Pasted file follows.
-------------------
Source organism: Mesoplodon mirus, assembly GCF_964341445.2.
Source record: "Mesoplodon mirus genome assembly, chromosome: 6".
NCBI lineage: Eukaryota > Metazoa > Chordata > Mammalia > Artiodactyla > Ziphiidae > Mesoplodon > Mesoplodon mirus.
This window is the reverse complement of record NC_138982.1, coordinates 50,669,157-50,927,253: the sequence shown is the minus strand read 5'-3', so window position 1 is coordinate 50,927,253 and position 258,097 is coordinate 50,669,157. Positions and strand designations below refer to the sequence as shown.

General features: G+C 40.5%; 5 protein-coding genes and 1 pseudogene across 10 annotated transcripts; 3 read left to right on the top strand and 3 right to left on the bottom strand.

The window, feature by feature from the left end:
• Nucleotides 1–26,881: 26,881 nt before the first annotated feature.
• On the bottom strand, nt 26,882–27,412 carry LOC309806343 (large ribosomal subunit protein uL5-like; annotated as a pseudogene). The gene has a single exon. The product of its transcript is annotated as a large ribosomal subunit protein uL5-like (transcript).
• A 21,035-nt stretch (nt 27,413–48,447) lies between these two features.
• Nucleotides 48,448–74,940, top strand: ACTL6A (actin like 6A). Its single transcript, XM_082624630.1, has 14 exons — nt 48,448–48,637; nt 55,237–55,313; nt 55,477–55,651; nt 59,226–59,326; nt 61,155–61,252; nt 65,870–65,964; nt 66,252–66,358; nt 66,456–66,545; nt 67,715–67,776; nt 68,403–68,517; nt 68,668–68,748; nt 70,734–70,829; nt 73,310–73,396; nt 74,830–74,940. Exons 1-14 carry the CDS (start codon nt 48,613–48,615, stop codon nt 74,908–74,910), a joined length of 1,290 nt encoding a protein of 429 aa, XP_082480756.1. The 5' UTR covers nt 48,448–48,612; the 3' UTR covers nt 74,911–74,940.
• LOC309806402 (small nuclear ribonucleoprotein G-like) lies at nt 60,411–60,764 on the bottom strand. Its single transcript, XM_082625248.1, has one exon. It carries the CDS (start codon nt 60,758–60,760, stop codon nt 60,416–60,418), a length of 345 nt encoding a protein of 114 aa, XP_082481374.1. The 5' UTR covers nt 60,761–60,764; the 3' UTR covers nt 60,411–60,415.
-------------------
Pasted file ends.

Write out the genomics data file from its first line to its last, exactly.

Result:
Source organism: Mesoplodon mirus, assembly GCF_964341445.2.
Source record: "Mesoplodon mirus genome assembly, chromosome: 6".
NCBI lineage: Eukaryota > Metazoa > Chordata > Mammalia > Artiodactyla > Ziphiidae > Mesoplodon > Mesoplodon mirus.
This window is the reverse complement of record NC_138982.1, coordinates 50,669,157-50,927,253: the sequence shown is the minus strand read 5'-3', so window position 1 is coordinate 50,927,253 and position 258,097 is coordinate 50,669,157. Positions and strand designations below refer to the sequence as shown.

General features: G+C 40.5%; 5 protein-coding genes and 1 pseudogene across 10 annotated transcripts; 3 read left to right on the top strand and 3 right to left on the bottom strand.

The window, feature by feature from the left end:
• Nucleotides 1–26,881: 26,881 nt before the first annotated feature.
• On the bottom strand, nt 26,882–27,412 carry LOC309806343 (large ribosomal subunit protein uL5-like; annotated as a pseudogene). The gene has a single exon. The product of its transcript is annotated as a large ribosomal subunit protein uL5-like (transcript).
• A 21,035-nt stretch (nt 27,413–48,447) lies between these two features.
• Nucleotides 48,448–74,940, top strand: ACTL6A (actin like 6A). Its single transcript, XM_082624630.1, has 14 exons — nt 48,448–48,637; nt 55,237–55,313; nt 55,477–55,651; nt 59,226–59,326; nt 61,155–61,252; nt 65,870–65,964; nt 66,252–66,358; nt 66,456–66,545; nt 67,715–67,776; nt 68,403–68,517; nt 68,668–68,748; nt 70,734–70,829; nt 73,310–73,396; nt 74,830–74,940. Exons 1-14 carry the CDS (start codon nt 48,613–48,615, stop codon nt 74,908–74,910), a joined length of 1,290 nt encoding a protein of 429 aa, XP_082480756.1. The 5' UTR covers nt 48,448–48,612; the 3' UTR covers nt 74,911–74,940.
• LOC309806402 (small nuclear ribonucleoprotein G-like) lies at nt 60,411–60,764 on the bottom strand. Its single transcript, XM_082625248.1, has one exon. It carries the CDS (start codon nt 60,758–60,760, stop codon nt 60,416–60,418), a length of 345 nt encoding a protein of 114 aa, XP_082481374.1. The 5' UTR covers nt 60,761–60,764; the 3' UTR covers nt 60,411–60,415.